The irony and, urgency of the situation has not been lost on the miners themselves but, it has taken a while for things to actually begin to change.
Indeed, to this writer, the tipping point came during a speech by Gold Fields CEO, Nick Holland to the Melbourne Mining Club.
He pointed out that while the gold price has gone up at a compound annual growth rate of 21% from 2006 to 2011, all-in costs, what Gold Fields refers to as Notional Cash Expenditure, has risen 16%. As a result, he said, the gold miners have lost a lot of the upside.
But, "At investor conferences the industry often extols its cash cost performance - that we are making significant operating cash flow margins - sometimes in excess of $1,000 an ounce.
"Who are we trying to kid? We don't kid the investors because they know how much cash we really generate after everything is accounted for. The sell-side also understands this. The only people we're kidding are governments and communities who, not surprisingly, say, okay, you're making super profits, please pay up. And before we know it we have windfall taxes, higher royalties and so on."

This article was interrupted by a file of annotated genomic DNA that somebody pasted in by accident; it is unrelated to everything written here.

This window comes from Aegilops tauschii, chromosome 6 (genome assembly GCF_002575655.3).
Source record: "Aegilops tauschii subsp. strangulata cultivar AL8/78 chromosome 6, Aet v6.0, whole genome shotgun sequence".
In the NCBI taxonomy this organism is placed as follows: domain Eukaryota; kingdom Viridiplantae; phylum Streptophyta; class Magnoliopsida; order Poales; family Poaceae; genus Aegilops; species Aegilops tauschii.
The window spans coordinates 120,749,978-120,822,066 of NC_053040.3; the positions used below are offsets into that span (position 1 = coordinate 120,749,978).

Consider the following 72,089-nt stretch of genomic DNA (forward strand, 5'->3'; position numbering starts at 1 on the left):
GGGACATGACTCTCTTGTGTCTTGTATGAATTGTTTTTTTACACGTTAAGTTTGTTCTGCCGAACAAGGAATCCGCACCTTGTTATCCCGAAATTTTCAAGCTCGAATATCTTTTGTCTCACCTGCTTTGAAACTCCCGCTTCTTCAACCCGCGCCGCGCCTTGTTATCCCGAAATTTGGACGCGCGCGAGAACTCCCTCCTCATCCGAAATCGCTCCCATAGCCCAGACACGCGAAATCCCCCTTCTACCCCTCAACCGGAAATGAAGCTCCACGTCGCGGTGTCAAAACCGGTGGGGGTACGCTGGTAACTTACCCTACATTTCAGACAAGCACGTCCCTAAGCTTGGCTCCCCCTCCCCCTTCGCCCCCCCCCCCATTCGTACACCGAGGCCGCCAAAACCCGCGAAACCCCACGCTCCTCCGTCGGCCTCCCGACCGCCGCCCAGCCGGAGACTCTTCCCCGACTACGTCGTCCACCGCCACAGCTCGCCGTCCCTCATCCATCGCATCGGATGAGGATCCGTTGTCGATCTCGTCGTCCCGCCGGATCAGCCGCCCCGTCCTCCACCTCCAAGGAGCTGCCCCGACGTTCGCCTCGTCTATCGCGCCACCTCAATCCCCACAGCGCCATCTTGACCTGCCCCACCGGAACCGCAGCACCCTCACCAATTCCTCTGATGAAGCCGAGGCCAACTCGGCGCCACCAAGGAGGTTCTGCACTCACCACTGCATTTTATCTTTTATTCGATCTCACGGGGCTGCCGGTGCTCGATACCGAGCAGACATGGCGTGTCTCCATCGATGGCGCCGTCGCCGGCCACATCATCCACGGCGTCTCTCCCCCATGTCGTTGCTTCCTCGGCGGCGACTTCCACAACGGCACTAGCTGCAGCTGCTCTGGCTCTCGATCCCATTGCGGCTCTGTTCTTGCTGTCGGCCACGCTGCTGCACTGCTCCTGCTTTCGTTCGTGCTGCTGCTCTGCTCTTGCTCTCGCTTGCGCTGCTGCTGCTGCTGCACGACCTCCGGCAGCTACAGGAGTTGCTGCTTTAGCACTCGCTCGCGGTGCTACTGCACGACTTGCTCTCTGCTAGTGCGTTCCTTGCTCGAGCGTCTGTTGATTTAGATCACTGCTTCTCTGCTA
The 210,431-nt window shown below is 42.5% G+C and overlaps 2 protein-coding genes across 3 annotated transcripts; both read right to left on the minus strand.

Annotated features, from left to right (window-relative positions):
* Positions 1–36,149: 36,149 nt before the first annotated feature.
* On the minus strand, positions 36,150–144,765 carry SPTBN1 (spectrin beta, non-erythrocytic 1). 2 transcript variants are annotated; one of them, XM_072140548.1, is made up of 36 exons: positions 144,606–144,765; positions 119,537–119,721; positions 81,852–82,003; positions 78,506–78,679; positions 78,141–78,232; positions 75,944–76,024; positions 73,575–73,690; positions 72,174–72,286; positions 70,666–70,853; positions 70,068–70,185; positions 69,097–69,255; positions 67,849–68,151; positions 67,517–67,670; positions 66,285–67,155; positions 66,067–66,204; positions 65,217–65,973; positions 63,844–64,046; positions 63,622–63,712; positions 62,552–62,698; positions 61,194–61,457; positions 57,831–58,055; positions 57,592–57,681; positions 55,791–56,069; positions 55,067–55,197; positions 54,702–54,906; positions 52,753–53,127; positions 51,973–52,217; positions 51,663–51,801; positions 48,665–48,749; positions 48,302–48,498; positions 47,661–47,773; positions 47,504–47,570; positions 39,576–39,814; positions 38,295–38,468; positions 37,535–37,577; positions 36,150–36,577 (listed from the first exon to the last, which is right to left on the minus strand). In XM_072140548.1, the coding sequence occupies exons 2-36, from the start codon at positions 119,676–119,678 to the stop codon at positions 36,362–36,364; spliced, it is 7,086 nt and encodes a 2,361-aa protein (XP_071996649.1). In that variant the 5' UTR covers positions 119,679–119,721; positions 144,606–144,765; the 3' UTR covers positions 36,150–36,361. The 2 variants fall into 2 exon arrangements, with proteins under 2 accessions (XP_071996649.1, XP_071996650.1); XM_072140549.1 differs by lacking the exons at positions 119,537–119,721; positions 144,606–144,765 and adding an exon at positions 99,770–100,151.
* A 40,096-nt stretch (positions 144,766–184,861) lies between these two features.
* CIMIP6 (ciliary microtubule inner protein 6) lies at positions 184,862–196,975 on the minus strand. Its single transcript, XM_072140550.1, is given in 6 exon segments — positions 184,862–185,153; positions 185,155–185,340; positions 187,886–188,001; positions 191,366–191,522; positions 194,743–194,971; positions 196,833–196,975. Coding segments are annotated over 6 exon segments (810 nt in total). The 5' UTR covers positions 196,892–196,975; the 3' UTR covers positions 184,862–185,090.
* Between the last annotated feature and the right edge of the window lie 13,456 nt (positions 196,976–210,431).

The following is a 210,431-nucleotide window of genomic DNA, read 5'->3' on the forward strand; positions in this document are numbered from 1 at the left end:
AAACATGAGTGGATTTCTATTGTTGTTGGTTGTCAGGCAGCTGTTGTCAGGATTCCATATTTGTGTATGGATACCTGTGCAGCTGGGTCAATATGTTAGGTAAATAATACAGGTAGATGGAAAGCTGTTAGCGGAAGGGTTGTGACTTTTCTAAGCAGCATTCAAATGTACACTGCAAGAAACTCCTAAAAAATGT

Since Holland made that speech in August 2012, other miners have come on board, Barrick and Yamana in particular have been vocal on the matter and, now, we have a clear – well, clearer – definition of how much it costs not only to pull an ounce of gold out of the ground but, ensure that there will still be ounces of gold in the ground to pull out at a later date.
While Heymann was careful to make clear that these standards are by no means compulsory, he was also quick to point out that the initiative was driven by the WGC’s members who asked the body to act in a facilitation role. “This has been a collective effort with significant commitment and input from our member companies. This suggests that the gold mining industry recognise that there’s a need for further transparency in the economics of gold mining,” he told Mineweb.
It is by no means a silver bullet, it does nothing to actually reduce the cost inflation that is weighing these companies down. The sector is still depressed and the investors, many of whom still have tingling fingers, are giving these companies the cold shoulder. But, it is a step in the right direction and one that can only help in the future -assuming of course companies make use of the new standards.